As the novel coronavirus (COVID or COVID-19) continues to ravage the United States, the cannabis industry is feeling the pandemic’s negative impacts despite an initial spike in sales after cannabis operations were deemed essential under various state “stay-at-home” orders.[1]  This article details the most recent state-level responses activated in California and Illinois.


One month after California Governor Gavin Newsom’s proposed budget[2] predicted that California’s legal cannabis industry will face declining sales due to the pandemic-induced recession, California regulators – Bureau of Cannabis Control (Bureau), California Department of Food and Agriculture and California Department of Public Health – implemented a policy giving cannabis businesses the ability to defer the cost of their license renewals by 60 days.  In making this determination, the regulators citied the industry’s inability to access pandemic-related financial assistance from banks or the federal government (PPP, SBA loans, etc.) due to the product’s federally illegal status. The extension applies to cannabis business with licenses that are expiring on or before August 31, 2020.  This deferral can provide significant short-term reprieve as these license fees can be hefty.[3]

This action is in addition to the recent relaxation in certain restrictions on how cannabis firms operate, including deferred license renewal fees and extended deadline for filing first quarter tax returns.  While the applications for fee deferrals were originally only available to operators with licenses expiring by June 30th, deferral applications are now available to license-holders who have not yet renewed their licenses but are set to expire before August 30th.  Under this recent announcement, the state will not refund operators that have already paid submittal fees and will not provide additional extensions for operators previously awarded fee deferral extension.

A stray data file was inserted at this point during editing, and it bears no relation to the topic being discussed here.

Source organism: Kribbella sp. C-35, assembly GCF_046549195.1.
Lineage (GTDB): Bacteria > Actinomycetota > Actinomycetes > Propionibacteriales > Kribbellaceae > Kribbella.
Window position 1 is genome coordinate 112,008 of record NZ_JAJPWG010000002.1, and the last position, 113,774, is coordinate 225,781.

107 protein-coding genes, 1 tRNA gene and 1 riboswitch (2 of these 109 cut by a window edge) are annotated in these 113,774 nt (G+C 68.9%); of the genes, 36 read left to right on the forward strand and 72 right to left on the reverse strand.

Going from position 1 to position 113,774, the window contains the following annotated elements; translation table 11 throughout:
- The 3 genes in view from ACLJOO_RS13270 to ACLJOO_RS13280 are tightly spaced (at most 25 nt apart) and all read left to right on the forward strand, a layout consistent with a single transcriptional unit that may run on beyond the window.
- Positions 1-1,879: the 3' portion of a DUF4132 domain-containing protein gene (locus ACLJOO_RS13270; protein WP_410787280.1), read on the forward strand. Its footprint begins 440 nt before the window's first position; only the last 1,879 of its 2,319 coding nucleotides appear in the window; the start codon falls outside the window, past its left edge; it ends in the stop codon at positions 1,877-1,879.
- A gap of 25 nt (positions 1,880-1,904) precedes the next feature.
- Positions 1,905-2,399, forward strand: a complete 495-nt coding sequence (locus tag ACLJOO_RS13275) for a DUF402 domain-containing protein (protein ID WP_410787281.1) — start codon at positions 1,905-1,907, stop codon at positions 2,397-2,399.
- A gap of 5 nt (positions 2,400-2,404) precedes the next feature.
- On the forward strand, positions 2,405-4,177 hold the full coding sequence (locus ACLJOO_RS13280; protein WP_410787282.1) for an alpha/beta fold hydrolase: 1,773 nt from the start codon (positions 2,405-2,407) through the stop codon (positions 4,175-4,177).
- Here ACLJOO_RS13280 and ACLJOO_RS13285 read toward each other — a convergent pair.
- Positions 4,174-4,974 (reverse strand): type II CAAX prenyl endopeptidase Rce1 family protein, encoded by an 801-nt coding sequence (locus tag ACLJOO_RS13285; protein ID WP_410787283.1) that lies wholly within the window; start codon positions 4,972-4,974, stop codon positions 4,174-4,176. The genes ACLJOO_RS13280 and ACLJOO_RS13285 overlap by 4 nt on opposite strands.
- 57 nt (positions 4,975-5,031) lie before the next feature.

In order to be considered for license fee deferral relief, licensees must submit a written request for regulatory relief via Bureau Notification and Request Form 27, Section A, noting that the request is due to an “inability to comply due to disaster” and providing details specific to the request in the comment section.

Additionally, purusant to Section 5038 of the Bureau’s regulations, the state agencies are accepting other disaster relief requests from licensees that are unable to comply with regulatory requirements due to COVID.  While, the agencies have not specified what regulations this applies to, the Bureau states the requests must be submitted by the owner or primary contact for the license, and should include the licensee’s name, license number, the specific regulatory requirements for which that licensee is seeking relief, reason for the relief and a detailed description of the licensee’s plans to conduct operations if relief is granted.  A licensee must obtain Bureau approval of such request prior to changing operations to reflect the relief requested.

Moreover, on June 30th, Governor Newsom issued Executive Order N-71-20 (EO N-71-20), extending the expiration date of Medical Marijuana Identification Cards (MMIC) issued pursuant to Health & Safety Code section 11362.71[4] for an additional 60 days.  Under EO N-71-20, MMICs, which would have expired between March 4, 2020 and any day within 120 days from May 19, 2020, will remain valid until September 16, 2020.  Retailers must accept MMICs that have expired on or after March 4th as valid during this extension period.  EO N-71-20 only applies to MMICs issued purusant to Section 11362.71 and not medical cannabis recommendations obtained from a patient’s physician.


The Illinois Department of Agriculture (Department), which regulates cannabis grow facilities, was set to award 40 craft grow licenses, 40 infuser licenses and an undetermined amount of transporter licenses on July 1, 2020 as mandated by Illinois’s Cannabis Regulation and Tax Act.  However, COVID has caused Illinois to miss this deadline.  In response to the pandemic, Governor J.B. Pritzker signed Executive Order 2020-45 (EO 2020-45) extending the deadline indefinitely for these licenses.